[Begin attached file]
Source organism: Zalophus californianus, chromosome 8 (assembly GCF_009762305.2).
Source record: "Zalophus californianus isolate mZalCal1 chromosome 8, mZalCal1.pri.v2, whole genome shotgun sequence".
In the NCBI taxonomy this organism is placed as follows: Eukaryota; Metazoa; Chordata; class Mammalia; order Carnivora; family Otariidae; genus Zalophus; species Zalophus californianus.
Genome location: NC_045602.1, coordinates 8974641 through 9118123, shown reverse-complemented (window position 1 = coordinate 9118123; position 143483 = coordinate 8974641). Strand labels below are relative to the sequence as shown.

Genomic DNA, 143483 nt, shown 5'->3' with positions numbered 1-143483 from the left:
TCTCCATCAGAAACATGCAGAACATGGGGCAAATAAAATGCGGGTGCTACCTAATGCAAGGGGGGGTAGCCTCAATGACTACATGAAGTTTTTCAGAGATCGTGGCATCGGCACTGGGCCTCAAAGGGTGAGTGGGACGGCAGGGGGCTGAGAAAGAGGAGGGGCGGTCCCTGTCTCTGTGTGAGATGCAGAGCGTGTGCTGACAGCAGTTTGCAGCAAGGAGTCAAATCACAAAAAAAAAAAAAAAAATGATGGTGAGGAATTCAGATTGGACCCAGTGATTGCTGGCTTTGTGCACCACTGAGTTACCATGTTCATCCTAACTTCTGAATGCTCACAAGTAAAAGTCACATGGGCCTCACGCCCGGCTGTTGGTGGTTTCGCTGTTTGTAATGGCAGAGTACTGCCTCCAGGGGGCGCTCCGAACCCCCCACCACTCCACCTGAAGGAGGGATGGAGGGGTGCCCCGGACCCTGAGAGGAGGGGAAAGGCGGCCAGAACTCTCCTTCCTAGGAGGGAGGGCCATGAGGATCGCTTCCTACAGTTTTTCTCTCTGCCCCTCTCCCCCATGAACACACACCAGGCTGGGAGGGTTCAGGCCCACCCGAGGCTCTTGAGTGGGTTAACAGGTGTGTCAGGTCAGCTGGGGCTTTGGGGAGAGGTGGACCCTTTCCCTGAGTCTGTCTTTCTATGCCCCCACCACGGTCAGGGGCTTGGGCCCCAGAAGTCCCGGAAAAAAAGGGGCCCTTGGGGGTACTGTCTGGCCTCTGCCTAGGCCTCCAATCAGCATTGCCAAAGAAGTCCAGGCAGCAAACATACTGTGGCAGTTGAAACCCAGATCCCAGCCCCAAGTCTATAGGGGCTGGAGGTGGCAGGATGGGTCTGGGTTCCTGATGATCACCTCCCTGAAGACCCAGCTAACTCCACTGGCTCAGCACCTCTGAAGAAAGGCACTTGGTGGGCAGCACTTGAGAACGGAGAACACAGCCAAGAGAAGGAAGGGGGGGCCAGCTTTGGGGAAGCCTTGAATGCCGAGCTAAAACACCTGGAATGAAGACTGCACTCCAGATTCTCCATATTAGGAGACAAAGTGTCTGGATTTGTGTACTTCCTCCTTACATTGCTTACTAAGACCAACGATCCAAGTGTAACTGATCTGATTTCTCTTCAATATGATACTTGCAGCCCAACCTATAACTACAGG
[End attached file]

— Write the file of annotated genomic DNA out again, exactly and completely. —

Source organism: Zalophus californianus, chromosome 8 (assembly GCF_009762305.2).
Source record: "Zalophus californianus isolate mZalCal1 chromosome 8, mZalCal1.pri.v2, whole genome shotgun sequence".
In the NCBI taxonomy this organism is placed as follows: Eukaryota; Metazoa; Chordata; class Mammalia; order Carnivora; family Otariidae; genus Zalophus; species Zalophus californianus.
Genome location: NC_045602.1, coordinates 8974641 through 9118123, shown reverse-complemented (window position 1 = coordinate 9118123; position 143483 = coordinate 8974641). Strand labels below are relative to the sequence as shown.

Genomic DNA, 143483 nt, shown 5'->3' with positions numbered 1-143483 from the left:
TCTCCATCAGAAACATGCAGAACATGGGGCAAATAAAATGCGGGTGCTACCTAATGCAAGGGGGGGTAGCCTCAATGACTACATGAAGTTTTTCAGAGATCGTGGCATCGGCACTGGGCCTCAAAGGGTGAGTGGGACGGCAGGGGGCTGAGAAAGAGGAGGGGCGGTCCCTGTCTCTGTGTGAGATGCAGAGCGTGTGCTGACAGCAGTTTGCAGCAAGGAGTCAAATCACAAAAAAAAAAAAAAAAATGATGGTGAGGAATTCAGATTGGACCCAGTGATTGCTGGCTTTGTGCACCACTGAGTTACCATGTTCATCCTAACTTCTGAATGCTCACAAGTAAAAGTCACATGGGCCTCACGCCCGGCTGTTGGTGGTTTCGCTGTTTGTAATGGCAGAGTACTGCCTCCAGGGGGCGCTCCGAACCCCCCACCACTCCACCTGAAGGAGGGATGGAGGGGTGCCCCGGACCCTGAGAGGAGGGGAAAGGCGGCCAGAACTCTCCTTCCTAGGAGGGAGGGCCATGAGGATCGCTTCCTACAGTTTTTCTCTCTGCCCCTCTCCCCCATGAACACACACCAGGCTGGGAGGGTTCAGGCCCACCCGAGGCTCTTGAGTGGGTTAACAGGTGTGTCAGGTCAGCTGGGGCTTTGGGGAGAGGTGGACCCTTTCCCTGAGTCTGTCTTTCTATGCCCCCACCACGGTCAGGGGCTTGGGCCCCAGAAGTCCCGGAAAAAAAGGGGCCCTTGGGGGTACTGTCTGGCCTCTGCCTAGGCCTCCAATCAGCATTGCCAAAGAAGTCCAGGCAGCAAACATACTGTGGCAGTTGAAACCCAGATCCCAGCCCCAAGTCTATAGGGGCTGGAGGTGGCAGGATGGGTCTGGGTTCCTGATGATCACCTCCCTGAAGACCCAGCTAACTCCACTGGCTCAGCACCTCTGAAGAAAGGCACTTGGTGGGCAGCACTTGAGAACGGAGAACACAGCCAAGAGAAGGAAGGGGGGGCCAGCTTTGGGGAAGCCTTGAATGCCGAGCTAAAACACCTGGAATGAAGACTGCACTCCAGATTCTCCATATTAGGAGACAAAGTGTCTGGATTTGTGTACTTCCTCCTTACATTGCTTACTAAGACCAACGATCCAAGTGTAACTGATCTGATTTCTCTTCAATATGATACTTGCAGCCCAACCTATAACTACAGG